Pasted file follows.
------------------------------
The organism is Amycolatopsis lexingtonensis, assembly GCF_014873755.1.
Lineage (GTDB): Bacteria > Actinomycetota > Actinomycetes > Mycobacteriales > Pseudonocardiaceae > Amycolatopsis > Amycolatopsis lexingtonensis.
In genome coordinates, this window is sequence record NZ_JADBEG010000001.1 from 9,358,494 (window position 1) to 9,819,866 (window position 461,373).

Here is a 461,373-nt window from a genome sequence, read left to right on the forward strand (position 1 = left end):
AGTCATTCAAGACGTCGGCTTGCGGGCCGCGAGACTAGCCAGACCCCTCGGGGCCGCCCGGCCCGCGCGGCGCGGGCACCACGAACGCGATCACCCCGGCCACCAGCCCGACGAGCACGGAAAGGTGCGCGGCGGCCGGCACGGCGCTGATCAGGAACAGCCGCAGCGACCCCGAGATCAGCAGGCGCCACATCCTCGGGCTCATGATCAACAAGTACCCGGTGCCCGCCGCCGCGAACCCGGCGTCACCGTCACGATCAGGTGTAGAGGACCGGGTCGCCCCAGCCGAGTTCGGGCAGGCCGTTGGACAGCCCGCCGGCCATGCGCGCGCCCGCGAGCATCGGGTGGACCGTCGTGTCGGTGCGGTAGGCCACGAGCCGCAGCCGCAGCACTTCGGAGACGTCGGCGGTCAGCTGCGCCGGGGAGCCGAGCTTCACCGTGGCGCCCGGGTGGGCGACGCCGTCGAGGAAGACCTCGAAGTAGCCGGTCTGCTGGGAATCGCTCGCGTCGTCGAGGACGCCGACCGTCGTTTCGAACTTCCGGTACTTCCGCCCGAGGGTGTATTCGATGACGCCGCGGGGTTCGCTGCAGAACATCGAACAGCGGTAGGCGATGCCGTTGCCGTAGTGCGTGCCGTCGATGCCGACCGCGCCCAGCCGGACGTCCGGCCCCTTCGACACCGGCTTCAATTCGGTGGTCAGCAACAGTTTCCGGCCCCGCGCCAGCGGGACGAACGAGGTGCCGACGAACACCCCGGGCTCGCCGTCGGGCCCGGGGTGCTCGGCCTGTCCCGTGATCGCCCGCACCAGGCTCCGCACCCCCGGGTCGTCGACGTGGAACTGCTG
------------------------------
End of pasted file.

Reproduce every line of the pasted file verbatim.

The organism is Amycolatopsis lexingtonensis, assembly GCF_014873755.1.
Lineage (GTDB): Bacteria > Actinomycetota > Actinomycetes > Mycobacteriales > Pseudonocardiaceae > Amycolatopsis > Amycolatopsis lexingtonensis.
In genome coordinates, this window is sequence record NZ_JADBEG010000001.1 from 9,358,494 (window position 1) to 9,819,866 (window position 461,373).

Here is a 461,373-nt window from a genome sequence, read left to right on the forward strand (position 1 = left end):
AGTCATTCAAGACGTCGGCTTGCGGGCCGCGAGACTAGCCAGACCCCTCGGGGCCGCCCGGCCCGCGCGGCGCGGGCACCACGAACGCGATCACCCCGGCCACCAGCCCGACGAGCACGGAAAGGTGCGCGGCGGCCGGCACGGCGCTGATCAGGAACAGCCGCAGCGACCCCGAGATCAGCAGGCGCCACATCCTCGGGCTCATGATCAACAAGTACCCGGTGCCCGCCGCCGCGAACCCGGCGTCACCGTCACGATCAGGTGTAGAGGACCGGGTCGCCCCAGCCGAGTTCGGGCAGGCCGTTGGACAGCCCGCCGGCCATGCGCGCGCCCGCGAGCATCGGGTGGACCGTCGTGTCGGTGCGGTAGGCCACGAGCCGCAGCCGCAGCACTTCGGAGACGTCGGCGGTCAGCTGCGCCGGGGAGCCGAGCTTCACCGTGGCGCCCGGGTGGGCGACGCCGTCGAGGAAGACCTCGAAGTAGCCGGTCTGCTGGGAATCGCTCGCGTCGTCGAGGACGCCGACCGTCGTTTCGAACTTCCGGTACTTCCGCCCGAGGGTGTATTCGATGACGCCGCGGGGTTCGCTGCAGAACATCGAACAGCGGTAGGCGATGCCGTTGCCGTAGTGCGTGCCGTCGATGCCGACCGCGCCCAGCCGGACGTCCGGCCCCTTCGACACCGGCTTCAATTCGGTGGTCAGCAACAGTTTCCGGCCCCGCGCCAGCGGGACGAACGAGGTGCCGACGAACACCCCGGGCTCGCCGTCGGGCCCGGGGTGCTCGGCCTGTCCCGTGATCGCCCGCACCAGGCTCCGCACCCCCGGGTCGTCGACGTGGAACTGCTG